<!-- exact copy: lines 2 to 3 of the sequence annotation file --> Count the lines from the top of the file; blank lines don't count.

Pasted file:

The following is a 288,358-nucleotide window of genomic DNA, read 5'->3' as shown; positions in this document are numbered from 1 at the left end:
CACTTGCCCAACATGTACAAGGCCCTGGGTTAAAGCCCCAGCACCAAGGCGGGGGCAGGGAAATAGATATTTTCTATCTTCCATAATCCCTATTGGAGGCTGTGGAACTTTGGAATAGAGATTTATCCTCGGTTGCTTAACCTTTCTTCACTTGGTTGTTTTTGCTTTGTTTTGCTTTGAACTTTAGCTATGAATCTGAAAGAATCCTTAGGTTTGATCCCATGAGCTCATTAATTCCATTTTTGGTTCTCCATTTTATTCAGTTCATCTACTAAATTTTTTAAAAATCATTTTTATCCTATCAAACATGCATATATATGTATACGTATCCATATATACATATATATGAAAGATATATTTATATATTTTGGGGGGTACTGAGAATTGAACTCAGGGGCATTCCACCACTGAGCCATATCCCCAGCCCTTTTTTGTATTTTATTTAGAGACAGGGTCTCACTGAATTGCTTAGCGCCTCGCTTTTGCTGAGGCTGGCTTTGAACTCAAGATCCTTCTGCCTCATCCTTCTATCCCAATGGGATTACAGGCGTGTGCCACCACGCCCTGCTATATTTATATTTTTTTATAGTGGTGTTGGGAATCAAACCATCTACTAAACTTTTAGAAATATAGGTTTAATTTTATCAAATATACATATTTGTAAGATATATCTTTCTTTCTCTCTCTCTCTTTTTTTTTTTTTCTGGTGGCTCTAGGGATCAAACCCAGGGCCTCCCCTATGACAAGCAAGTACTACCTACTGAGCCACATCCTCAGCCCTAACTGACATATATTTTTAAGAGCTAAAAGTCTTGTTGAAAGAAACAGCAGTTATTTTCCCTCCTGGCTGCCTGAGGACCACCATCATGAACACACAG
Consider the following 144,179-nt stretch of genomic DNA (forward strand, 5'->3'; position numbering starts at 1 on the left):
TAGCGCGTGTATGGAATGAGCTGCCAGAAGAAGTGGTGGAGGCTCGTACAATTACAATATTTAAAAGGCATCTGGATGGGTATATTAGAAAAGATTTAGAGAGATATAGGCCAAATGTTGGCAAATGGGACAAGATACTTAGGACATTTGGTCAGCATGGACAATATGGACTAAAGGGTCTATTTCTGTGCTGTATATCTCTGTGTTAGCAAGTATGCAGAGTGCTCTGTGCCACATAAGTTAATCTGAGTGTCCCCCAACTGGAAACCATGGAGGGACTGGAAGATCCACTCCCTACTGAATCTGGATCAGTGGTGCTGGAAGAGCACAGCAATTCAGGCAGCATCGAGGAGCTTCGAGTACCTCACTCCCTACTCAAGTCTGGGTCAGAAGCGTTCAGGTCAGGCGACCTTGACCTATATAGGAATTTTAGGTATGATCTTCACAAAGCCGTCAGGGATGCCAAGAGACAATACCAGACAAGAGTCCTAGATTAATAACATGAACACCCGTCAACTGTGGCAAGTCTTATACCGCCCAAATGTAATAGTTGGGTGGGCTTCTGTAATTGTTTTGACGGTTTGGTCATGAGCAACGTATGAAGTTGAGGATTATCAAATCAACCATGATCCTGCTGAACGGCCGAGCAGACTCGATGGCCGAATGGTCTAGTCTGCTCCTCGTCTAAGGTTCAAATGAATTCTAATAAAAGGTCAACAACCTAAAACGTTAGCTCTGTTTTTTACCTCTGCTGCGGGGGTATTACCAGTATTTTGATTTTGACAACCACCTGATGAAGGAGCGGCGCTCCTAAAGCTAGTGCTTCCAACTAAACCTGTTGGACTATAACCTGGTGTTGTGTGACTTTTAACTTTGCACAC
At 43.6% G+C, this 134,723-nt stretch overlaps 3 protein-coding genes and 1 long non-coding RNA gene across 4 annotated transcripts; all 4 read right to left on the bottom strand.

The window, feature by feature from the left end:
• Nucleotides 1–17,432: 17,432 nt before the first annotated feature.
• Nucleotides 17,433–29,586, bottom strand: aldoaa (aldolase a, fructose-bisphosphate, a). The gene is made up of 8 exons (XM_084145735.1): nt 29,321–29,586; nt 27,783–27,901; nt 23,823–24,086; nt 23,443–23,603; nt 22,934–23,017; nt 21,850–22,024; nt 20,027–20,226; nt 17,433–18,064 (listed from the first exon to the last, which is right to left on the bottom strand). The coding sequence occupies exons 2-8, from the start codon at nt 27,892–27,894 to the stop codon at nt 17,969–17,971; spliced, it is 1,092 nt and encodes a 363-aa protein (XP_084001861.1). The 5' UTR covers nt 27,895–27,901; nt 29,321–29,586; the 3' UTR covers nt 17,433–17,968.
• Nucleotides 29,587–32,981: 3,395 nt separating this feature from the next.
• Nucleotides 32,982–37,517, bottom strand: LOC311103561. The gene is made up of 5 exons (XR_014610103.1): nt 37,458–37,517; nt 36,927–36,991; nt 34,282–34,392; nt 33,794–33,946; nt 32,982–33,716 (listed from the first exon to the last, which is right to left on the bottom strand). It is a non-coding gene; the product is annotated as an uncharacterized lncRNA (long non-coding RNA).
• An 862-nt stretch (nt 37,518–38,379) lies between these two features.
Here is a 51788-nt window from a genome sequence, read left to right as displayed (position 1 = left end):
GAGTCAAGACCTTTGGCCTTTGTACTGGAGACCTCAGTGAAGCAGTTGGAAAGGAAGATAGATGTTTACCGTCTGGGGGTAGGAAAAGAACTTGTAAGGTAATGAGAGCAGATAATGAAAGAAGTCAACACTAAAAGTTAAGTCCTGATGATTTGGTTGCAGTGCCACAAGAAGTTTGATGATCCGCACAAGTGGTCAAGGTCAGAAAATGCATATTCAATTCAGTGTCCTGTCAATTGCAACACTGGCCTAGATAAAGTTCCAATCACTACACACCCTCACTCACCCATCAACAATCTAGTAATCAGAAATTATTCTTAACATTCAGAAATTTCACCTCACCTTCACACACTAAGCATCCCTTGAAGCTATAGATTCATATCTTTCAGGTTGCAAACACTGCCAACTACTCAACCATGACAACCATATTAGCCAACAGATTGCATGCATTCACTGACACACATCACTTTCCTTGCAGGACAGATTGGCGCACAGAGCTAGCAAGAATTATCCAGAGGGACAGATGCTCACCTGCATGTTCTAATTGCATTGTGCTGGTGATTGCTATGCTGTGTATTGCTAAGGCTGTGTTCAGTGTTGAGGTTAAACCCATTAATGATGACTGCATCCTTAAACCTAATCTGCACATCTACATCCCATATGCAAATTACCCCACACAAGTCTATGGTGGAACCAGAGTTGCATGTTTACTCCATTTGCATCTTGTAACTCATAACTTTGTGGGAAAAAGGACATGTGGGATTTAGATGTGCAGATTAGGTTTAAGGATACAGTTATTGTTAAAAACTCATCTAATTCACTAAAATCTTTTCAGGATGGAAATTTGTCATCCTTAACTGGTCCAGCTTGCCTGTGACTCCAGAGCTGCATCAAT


CACTTGCCCAACATGTACAAGGCCCTGGGTTAAAGCCCCAGCACCAAGGCGGGGGCAGGGAAATAGATATTTTCTATCTTCCATAATCCCTATTGGAGGCTGTGGAACTTTGGAATAGAGATTTATCCTCGGTTGCTTAACCTTTCTTCACTTGGTTGTTTTTGCTTTGTTTTGCTTTGAACTTTAGCTATGAATCTGAAAGAATCCTTAGGTTTGATCCCATGAGCTCATTAATTCCATTTTTGGTTCTCCATTTTATTCAGTTCATCTACTAAATTTTTTAAAAATCATTTTTATCCTATCAAACATGCATATATATGTATACGTATCCATATATACATATATATGAAAGATATATTTATATATTTTGGGGGGTACTGAGAATTGAACTCAGGGGCATTCCACCACTGAGCCATATCCCCAGCCCTTTTTTGTATTTTATTTAGAGACAGGGTCTCACTGAATTGCTTAGCGCCTCGCTTTTGCTGAGGCTGGCTTTGAACTCAAGATCCTTCTGCCTCATCCTTCTATCCCAATGGGATTACAGGCGTGTGCCACCACGCCCTGCTATATTTATATTTTTTTATAGTGGTGTTGGGAATCAAACCATCTACTAAACTTTTAGAAATATAGGTTTAATTTTATCAAATATACATATTTGTAAGATATATCTTTCTTTCTCTCTCTCTCTTTTTTTTTTTTTCTGGTGGCTCTAGGGATCAAACCCAGGGCCTCCCCTATGACAAGCAAGTACTACCTACTGAGCCACATCCTCAGCCCTAACTGACATATATTTTTAAGAGCTAAAAGTCTTGTTGAAAGAAACAGCAGTTATTTTCCCTCCTGGCTGCCTGAGGACCACCATCATGAACACACAG
Consider the following 144,179-nt stretch of genomic DNA (forward strand, 5'->3'; position numbering starts at 1 on the left):